I mean let’s be honest, it’s far more enjoyable if you’re playing with friends and interacting with them than sitting silently around a television set, binge-watching the latest on-demand series, right? The numbers even prove it, more the 70% of gamers nowadays play with at least 1 friend. The days of the image of the isolated, angry kid in the basement playing games should be long gone.

Though many still do believe in this image, and we should be aware of some the issues that can arise from true isolation.

The Angry Gamer: Gaming and anti-social behavior

First, let’s clear up something that many people I feel lose sight of when the topic of gaming and anti-social behavior crops up. So many people jump on the bandwagon to condemn gaming as a cause of negative behavioral traits. And generally, the studies that show this are limited, often biased to a certain group and ignore the fact that excess of anything can lead to undesirable behavior, regardless of what the activity is.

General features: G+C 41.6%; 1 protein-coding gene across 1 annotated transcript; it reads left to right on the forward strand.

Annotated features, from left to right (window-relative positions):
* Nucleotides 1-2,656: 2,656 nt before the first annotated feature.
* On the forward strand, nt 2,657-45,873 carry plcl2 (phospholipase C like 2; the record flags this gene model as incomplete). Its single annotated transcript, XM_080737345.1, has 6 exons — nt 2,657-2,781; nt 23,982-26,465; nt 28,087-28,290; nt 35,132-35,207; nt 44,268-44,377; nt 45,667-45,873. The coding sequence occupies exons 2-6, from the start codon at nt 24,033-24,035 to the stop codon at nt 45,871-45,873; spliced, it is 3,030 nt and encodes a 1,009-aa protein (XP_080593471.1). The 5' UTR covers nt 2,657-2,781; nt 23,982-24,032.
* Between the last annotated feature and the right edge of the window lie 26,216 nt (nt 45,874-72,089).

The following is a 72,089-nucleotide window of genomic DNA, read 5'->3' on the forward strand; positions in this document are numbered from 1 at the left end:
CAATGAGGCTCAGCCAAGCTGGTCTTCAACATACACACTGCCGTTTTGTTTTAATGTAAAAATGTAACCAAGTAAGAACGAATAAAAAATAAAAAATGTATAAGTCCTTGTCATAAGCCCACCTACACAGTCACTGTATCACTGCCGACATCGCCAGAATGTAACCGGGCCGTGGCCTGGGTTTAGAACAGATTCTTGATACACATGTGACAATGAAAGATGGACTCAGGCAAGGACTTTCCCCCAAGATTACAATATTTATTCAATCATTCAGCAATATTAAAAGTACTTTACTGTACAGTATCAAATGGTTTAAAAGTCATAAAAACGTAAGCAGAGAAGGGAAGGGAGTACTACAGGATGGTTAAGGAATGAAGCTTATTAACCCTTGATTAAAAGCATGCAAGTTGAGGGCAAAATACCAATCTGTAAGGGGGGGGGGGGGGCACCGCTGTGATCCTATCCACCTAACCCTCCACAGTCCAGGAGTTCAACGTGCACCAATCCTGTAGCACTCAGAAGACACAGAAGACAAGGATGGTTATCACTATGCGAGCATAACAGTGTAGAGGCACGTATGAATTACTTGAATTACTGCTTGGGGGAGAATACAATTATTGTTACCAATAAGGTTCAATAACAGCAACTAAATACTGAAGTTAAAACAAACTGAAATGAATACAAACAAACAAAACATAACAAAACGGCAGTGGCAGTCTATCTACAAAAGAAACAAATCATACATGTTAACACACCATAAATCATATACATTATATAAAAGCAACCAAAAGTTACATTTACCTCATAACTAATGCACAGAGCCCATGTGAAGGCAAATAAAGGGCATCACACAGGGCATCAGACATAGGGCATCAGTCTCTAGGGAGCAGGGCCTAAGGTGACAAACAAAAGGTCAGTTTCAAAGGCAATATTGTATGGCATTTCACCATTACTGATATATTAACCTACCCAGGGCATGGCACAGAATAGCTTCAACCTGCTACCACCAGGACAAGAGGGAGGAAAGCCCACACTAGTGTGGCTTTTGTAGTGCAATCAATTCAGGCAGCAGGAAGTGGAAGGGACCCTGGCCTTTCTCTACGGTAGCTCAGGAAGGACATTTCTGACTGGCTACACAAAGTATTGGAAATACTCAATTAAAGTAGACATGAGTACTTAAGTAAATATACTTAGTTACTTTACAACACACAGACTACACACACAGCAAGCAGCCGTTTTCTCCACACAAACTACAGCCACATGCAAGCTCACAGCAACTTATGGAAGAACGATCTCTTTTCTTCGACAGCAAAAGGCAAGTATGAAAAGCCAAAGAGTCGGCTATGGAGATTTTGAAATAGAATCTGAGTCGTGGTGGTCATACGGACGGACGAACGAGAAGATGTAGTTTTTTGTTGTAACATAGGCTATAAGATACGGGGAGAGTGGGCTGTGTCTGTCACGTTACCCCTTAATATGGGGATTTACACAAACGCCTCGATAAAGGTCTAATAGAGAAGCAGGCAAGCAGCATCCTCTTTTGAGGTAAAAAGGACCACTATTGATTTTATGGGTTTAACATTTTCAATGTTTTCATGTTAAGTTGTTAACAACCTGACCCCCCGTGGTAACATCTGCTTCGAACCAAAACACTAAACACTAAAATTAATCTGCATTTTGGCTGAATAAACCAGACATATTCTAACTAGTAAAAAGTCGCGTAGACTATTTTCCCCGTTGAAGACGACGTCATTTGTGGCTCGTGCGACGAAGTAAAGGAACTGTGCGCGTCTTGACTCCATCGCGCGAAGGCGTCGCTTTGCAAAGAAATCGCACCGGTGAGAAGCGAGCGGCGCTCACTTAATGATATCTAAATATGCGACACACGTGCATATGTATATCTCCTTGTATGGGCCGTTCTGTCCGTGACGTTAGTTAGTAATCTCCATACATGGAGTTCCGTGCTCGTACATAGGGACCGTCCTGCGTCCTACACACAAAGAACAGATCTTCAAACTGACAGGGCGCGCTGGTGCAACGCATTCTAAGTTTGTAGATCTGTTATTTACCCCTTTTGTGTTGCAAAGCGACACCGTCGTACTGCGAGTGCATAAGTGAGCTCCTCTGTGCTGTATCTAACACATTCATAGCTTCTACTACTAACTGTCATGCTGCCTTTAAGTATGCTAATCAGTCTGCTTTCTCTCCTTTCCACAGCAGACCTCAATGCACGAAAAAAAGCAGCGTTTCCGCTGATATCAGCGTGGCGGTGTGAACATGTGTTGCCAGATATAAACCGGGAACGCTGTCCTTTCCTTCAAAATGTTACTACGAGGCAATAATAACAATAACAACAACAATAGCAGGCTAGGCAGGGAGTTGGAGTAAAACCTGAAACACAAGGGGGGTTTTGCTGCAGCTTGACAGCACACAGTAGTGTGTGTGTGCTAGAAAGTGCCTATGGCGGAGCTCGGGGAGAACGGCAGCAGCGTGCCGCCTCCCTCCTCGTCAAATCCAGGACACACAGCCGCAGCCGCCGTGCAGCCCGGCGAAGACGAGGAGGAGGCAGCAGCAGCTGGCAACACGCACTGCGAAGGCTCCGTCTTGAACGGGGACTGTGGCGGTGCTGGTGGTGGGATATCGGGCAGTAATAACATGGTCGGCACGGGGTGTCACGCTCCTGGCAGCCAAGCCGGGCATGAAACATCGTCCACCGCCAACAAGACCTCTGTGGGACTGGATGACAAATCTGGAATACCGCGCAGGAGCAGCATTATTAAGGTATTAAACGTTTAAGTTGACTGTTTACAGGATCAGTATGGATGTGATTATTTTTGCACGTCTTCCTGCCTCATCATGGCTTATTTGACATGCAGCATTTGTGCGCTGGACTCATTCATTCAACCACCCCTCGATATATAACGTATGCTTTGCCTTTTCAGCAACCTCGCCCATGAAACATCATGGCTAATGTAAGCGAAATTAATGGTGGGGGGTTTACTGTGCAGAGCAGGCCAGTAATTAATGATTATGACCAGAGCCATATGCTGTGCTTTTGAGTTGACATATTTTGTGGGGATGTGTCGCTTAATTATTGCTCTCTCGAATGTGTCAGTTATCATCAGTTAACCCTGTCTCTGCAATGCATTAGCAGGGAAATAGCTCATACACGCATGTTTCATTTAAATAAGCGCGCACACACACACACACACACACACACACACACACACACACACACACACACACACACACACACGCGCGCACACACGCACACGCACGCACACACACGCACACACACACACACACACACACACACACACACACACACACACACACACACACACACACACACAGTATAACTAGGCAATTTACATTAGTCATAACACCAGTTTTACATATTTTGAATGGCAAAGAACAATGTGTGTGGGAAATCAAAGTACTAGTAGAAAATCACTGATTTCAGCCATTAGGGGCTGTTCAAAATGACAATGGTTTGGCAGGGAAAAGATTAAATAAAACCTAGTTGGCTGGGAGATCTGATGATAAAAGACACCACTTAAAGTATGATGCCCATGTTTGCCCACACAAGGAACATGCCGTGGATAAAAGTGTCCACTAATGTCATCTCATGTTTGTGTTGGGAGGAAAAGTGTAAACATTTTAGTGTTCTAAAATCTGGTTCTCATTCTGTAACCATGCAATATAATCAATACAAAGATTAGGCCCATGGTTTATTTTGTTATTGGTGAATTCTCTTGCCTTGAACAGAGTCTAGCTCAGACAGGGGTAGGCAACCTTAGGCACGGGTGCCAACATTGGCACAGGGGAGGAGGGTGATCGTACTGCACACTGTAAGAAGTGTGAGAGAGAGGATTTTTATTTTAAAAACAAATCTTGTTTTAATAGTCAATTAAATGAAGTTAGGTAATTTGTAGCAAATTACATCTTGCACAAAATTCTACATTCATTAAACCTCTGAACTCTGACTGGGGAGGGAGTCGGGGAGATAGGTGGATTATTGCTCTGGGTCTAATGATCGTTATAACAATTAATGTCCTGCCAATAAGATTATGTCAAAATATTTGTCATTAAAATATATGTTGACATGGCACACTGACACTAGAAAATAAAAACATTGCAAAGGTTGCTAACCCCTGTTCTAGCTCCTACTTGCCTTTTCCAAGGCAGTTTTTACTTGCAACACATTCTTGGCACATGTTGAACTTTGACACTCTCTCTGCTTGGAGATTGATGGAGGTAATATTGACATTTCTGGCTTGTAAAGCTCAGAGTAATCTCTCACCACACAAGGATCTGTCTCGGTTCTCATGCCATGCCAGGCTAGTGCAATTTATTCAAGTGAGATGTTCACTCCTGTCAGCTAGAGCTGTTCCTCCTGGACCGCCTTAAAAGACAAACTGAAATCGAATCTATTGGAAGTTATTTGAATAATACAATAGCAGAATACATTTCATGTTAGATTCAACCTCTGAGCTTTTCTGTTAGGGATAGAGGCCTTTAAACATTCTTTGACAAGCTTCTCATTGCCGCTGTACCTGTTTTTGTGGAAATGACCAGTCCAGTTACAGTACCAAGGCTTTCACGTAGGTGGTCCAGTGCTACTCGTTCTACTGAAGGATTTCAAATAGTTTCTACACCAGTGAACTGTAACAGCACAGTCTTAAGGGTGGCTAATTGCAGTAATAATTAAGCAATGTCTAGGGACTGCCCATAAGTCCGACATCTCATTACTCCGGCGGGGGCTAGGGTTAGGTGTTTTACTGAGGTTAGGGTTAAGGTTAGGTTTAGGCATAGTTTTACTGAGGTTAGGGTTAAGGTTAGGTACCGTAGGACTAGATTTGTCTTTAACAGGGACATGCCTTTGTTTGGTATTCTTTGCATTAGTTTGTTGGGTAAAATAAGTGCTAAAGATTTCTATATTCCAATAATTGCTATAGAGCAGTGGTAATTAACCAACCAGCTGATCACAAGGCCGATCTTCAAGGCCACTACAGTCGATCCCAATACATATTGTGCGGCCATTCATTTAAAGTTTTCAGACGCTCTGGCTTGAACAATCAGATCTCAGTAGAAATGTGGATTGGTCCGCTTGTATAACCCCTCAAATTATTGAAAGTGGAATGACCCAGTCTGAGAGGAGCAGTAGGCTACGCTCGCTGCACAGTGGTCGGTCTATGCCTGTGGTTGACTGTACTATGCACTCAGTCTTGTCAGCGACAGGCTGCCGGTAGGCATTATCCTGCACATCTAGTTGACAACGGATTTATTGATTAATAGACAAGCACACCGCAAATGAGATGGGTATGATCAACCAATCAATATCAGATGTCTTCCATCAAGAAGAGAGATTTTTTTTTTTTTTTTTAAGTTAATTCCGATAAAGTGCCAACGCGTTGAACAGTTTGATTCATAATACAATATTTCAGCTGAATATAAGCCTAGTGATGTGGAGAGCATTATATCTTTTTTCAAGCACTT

I’m not saying that the studies aren’t underpinned by good scientific practice, but you should always question and research yourself before forming an opinion. The majority of the studies do favor correlation over causation when discussing the negative effects of gaming, especially when it comes to violent or aggressive behavior.

As a gamer, you should practice good self-reflection, assess what feelings are brought up in you when you play a certain game. Are they negative or positive and how do you process these? If you are not able to process them well, then either remove that game from your life or seek the help of a psychotherapist to help you understand why these feelings are evoked within you.